Oil price unlikely to rise much further, global agency says

The Associated Press

 

The price of oil is unlikely to rise much further after rallying almost 90 percent since January, as the global market shows signs of stabilizing, the International Energy Agency said Tuesday.

In this Friday, May 13, 2016, photo, an overflow barrel holds oil near a storage tank on a South Texas ranch near Bigfoot, Texas. The agencies that regulate the oil and gas industry are running out of money just as some problems in the oilfields are worsening. Meanwhile, defunct companies are abandoning wells that are in danger of deteriorating. (AP Photo/Eric Gay)

LONDON (AP) — The price of oil is unlikely to rise much further after rallying almost 90 percent since January, as the global market shows signs of stabilizing, the International Energy Agency said Tuesday.

The Paris-based agency, which advises the world's top oil consuming nations, nudged up its estimate for global oil demand this year in its monthly report. It noted, however, that supply and past inventories remain high.

"At halfway in 2016 the oil market looks to be balancing," said the IEA in its monthly market report.

After touching a 13-year low in January, the international price of oil has rallied to trade above $50 a barrel in recent days and has struggled to advance any further. On Tuesday, the Brent benchmark for international oil was down 56 cents at $49.79 a barrel.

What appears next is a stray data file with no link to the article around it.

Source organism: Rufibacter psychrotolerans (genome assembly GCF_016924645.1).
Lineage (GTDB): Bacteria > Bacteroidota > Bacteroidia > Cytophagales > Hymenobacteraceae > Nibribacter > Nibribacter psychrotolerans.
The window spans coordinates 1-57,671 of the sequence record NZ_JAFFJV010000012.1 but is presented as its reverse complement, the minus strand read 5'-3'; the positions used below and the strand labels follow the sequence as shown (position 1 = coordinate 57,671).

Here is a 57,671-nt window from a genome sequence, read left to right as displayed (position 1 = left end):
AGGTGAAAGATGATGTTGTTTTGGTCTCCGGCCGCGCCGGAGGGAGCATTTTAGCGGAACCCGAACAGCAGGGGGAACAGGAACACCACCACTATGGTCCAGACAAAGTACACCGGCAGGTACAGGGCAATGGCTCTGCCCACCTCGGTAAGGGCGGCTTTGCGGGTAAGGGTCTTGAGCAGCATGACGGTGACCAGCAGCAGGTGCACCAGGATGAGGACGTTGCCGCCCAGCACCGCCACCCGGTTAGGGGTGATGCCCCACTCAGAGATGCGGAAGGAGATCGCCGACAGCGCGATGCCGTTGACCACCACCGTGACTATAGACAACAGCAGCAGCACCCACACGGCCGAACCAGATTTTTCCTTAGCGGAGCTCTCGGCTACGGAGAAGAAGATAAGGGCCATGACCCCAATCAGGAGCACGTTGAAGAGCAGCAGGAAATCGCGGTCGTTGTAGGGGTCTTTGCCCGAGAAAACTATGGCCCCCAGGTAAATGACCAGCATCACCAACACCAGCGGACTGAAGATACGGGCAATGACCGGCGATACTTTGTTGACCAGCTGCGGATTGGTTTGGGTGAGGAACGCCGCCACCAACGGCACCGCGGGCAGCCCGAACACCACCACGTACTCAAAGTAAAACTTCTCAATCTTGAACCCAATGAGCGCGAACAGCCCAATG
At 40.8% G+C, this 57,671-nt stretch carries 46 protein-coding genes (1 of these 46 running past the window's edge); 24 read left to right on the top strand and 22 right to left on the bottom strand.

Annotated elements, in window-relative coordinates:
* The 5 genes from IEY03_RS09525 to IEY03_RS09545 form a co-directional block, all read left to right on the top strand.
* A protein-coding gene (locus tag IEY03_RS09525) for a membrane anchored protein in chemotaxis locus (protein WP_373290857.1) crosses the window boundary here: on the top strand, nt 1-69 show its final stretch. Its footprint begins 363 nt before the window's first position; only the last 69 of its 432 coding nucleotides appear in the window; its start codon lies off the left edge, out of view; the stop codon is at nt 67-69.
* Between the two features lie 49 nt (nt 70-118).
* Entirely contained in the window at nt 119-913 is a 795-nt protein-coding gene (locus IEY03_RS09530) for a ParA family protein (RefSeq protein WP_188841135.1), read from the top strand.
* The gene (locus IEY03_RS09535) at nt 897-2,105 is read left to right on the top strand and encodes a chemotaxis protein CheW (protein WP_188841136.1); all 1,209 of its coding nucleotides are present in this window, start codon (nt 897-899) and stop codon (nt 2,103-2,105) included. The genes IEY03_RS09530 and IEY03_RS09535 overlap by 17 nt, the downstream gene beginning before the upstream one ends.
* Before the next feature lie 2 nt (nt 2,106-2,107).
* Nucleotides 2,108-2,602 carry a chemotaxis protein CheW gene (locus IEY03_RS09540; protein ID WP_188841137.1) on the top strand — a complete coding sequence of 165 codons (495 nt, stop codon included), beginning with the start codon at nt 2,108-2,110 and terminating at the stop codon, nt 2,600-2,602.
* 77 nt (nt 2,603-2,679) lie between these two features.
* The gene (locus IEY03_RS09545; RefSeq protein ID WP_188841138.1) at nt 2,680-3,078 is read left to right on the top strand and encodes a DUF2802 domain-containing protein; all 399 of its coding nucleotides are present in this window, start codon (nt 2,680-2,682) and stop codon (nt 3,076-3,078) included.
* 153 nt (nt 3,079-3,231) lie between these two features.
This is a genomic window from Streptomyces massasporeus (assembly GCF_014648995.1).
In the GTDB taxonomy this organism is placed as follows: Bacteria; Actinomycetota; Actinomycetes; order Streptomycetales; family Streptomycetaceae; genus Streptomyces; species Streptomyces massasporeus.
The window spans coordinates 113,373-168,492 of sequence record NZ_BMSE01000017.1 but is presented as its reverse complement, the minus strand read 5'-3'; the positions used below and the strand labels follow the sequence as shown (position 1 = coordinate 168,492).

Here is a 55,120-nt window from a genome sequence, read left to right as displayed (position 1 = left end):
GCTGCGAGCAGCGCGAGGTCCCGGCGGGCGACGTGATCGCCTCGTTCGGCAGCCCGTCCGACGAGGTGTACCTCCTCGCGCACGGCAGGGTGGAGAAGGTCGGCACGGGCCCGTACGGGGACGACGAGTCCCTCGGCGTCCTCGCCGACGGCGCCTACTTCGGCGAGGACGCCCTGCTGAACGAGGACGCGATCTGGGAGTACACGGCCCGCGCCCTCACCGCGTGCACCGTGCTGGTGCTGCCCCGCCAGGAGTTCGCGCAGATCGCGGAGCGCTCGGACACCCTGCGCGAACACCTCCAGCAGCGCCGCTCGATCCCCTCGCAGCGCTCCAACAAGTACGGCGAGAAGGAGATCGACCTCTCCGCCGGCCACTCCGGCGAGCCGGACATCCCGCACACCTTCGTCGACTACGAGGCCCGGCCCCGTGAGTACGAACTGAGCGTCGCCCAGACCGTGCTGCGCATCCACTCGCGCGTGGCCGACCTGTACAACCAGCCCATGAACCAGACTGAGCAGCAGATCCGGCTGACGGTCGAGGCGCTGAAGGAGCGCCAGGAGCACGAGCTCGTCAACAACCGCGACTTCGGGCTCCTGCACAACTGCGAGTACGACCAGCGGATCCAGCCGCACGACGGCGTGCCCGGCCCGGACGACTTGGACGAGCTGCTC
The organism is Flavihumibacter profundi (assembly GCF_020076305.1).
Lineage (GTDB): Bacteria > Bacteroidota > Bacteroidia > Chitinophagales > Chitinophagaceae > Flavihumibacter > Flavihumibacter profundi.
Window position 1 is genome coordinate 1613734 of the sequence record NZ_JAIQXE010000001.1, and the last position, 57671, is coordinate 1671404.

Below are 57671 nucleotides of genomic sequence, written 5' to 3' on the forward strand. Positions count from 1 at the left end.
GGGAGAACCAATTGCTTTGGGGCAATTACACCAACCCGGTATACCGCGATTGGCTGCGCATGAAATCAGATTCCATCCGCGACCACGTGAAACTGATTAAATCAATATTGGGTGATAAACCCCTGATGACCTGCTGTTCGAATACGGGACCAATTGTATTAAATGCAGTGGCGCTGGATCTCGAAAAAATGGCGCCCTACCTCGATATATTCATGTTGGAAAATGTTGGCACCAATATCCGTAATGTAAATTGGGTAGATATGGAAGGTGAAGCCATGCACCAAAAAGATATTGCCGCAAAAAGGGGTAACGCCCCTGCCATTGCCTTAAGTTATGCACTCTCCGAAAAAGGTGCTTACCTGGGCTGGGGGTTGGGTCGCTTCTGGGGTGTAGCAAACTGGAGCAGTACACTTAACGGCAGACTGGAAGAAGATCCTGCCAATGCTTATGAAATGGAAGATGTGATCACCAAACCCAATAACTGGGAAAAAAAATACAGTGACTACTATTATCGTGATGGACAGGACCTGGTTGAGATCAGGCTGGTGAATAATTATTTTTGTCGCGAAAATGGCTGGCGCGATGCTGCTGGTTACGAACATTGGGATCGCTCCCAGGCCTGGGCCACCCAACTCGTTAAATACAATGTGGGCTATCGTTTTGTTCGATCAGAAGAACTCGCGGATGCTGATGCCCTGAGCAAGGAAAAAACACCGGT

In its report, the IEA raised its forecast for world demand in 2016 to 96.1 million barrels a day, up 0.1 million barrels from its previous prediction. It expects demand to grow next year by 1.3 million barrels a day, the same as this year.

However, the IEA noted that large volumes of production remain affected by shutdowns. That's true particularly in Nigeria, where regional militants have blown up pipelines, and Libya, which is struggling to emerge from conflict. When that oil starts returning to market, it would boost supply, weighing on prices.

Inventories are also high globally after three years of overproduction, the agency said. "This is likely to dampen prospects of a significant increase in oil prices," its report concluded.

 

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